"If you asked me two years ago, what is the likelihood of someone shooting a police officer outside the court house, I would say… no way, that does not happen in Samoa, but guess what — it did happen.”   


The Commissioner said his approach is that “it’s better to be safe than to be sorry and our officers are to be trained to the job, so when they are issued weapons, they are capable of being armed.  


He also pointed out that Police Officers are not the only ones that are armed. Haleck said the security guards with the Social Security office and the Airport Security are also armed as part of their mandates. He mentioned that there were incidents with the Airport Security in the past — where one was trying to shoot at a dog, but shot his foot instead.  Haleck said this was due to the lack of proper formal training.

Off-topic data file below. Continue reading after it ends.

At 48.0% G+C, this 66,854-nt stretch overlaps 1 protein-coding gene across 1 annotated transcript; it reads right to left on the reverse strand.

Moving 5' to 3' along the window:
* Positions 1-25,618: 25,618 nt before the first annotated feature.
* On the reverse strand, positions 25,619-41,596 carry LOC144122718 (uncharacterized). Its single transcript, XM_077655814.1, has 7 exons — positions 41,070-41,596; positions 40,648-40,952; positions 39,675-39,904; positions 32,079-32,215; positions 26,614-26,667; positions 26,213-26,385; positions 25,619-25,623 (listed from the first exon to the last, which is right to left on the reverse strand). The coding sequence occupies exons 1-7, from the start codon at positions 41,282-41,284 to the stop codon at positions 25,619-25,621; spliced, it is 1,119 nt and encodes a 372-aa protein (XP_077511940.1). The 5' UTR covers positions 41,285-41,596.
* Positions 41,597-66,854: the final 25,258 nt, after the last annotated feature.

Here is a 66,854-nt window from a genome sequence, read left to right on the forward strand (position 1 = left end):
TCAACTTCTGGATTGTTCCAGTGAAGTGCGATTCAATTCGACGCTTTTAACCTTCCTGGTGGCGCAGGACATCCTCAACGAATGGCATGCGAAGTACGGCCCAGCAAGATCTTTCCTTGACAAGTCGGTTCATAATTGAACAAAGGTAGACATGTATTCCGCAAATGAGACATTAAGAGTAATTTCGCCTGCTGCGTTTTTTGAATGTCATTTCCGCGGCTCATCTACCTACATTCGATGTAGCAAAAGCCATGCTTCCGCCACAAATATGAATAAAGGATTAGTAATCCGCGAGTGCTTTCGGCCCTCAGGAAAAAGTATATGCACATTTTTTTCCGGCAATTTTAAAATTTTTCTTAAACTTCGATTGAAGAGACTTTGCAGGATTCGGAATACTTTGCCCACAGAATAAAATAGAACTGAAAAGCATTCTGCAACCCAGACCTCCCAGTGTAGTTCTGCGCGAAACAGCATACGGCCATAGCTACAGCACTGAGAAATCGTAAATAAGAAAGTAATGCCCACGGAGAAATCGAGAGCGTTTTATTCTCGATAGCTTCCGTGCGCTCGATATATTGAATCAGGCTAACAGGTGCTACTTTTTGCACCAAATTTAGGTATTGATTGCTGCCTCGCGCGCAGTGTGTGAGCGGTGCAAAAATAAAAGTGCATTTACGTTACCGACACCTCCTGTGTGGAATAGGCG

“I can assure the public there will be no incidents and if incidents do happen we will deal with them one step at a time.” Haleck said that it’s the patrol officers who will be armed, because they are the first responders who arrive at the scene.


He laid out his plan for the guns with Samoa News, that there will be five guns distributed among the Leone Substation, Tafuna Substation, East Substation and Central Station and with every shift there should be at least one or two officers armed, in case something happens.


Haleck told Samoa News they will also be getting guns from the Honolulu Police Department, which will be donating their used firearms.




There have been 1263 responses to an unscientific poll that was posted on a month ago asking:  Do you agree with Police Commissioner Haleck that the police force should be armed? 43% of respondents agree to some extent that officers should be armed and 57% disagree.


The responses breakdown is as follows:


Yes, we will be safer when the police are armed — 22%


Yes, I believe everyone has the right to be armed — 5%


Yes, as long as the armed officers pass a mental health test  — 16%


No, I think we would be less safe if police are armed — 28%


No, I believe in more stringent gun control for all — 10%


No, if you give the police guns, I'm moving — 19%